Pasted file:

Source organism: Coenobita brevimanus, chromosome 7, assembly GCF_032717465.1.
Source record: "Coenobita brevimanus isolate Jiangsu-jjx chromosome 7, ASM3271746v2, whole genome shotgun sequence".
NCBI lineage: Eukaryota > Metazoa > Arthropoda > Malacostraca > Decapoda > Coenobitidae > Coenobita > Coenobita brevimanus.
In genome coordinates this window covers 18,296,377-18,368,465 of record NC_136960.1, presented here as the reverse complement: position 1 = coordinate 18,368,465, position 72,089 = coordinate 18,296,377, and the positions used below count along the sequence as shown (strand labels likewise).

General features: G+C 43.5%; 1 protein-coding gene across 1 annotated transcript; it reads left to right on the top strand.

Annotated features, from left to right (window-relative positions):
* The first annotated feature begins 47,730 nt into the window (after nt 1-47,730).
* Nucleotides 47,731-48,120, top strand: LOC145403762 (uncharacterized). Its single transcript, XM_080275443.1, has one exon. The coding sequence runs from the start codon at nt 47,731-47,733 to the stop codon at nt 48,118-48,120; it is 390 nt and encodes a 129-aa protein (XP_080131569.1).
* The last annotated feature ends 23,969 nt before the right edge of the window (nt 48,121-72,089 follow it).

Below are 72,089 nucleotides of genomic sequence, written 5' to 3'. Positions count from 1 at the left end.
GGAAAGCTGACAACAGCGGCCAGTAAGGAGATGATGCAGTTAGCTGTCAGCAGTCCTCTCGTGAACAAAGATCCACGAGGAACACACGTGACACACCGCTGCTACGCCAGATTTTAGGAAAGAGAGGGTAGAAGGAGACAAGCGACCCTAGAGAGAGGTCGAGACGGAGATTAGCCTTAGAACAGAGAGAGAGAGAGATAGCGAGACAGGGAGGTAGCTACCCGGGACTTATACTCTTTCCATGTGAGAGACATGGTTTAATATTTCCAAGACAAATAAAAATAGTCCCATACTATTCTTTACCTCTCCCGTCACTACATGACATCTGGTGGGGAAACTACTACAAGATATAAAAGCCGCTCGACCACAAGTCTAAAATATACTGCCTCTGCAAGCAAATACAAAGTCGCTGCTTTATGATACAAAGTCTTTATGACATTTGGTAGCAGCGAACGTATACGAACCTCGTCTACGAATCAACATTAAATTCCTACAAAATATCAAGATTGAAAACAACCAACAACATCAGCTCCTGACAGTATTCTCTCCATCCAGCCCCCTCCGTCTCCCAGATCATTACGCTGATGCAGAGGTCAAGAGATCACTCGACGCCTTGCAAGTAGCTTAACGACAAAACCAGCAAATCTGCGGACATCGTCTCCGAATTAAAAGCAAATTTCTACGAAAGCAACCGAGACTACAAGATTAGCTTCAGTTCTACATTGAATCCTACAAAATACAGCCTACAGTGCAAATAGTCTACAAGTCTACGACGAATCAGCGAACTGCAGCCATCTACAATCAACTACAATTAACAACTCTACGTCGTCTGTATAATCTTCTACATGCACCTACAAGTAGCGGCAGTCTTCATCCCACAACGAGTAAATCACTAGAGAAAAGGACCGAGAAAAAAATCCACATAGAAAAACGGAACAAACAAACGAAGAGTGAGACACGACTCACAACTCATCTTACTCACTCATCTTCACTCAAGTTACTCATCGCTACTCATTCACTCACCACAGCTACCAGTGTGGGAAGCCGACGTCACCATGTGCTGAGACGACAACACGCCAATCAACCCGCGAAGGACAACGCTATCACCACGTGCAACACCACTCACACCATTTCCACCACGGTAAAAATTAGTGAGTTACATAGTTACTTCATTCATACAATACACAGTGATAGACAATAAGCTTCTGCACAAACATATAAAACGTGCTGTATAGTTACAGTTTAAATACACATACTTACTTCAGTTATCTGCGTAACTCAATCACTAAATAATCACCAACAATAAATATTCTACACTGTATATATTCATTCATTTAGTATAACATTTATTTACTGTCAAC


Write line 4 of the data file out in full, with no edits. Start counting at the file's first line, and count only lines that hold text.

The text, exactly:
In genome coordinates this window covers 18,296,377-18,368,465 of record NC_136960.1, presented here as the reverse complement: position 1 = coordinate 18,368,465, position 72,089 = coordinate 18,296,377, and the positions used below count along the sequence as shown (strand labels likewise).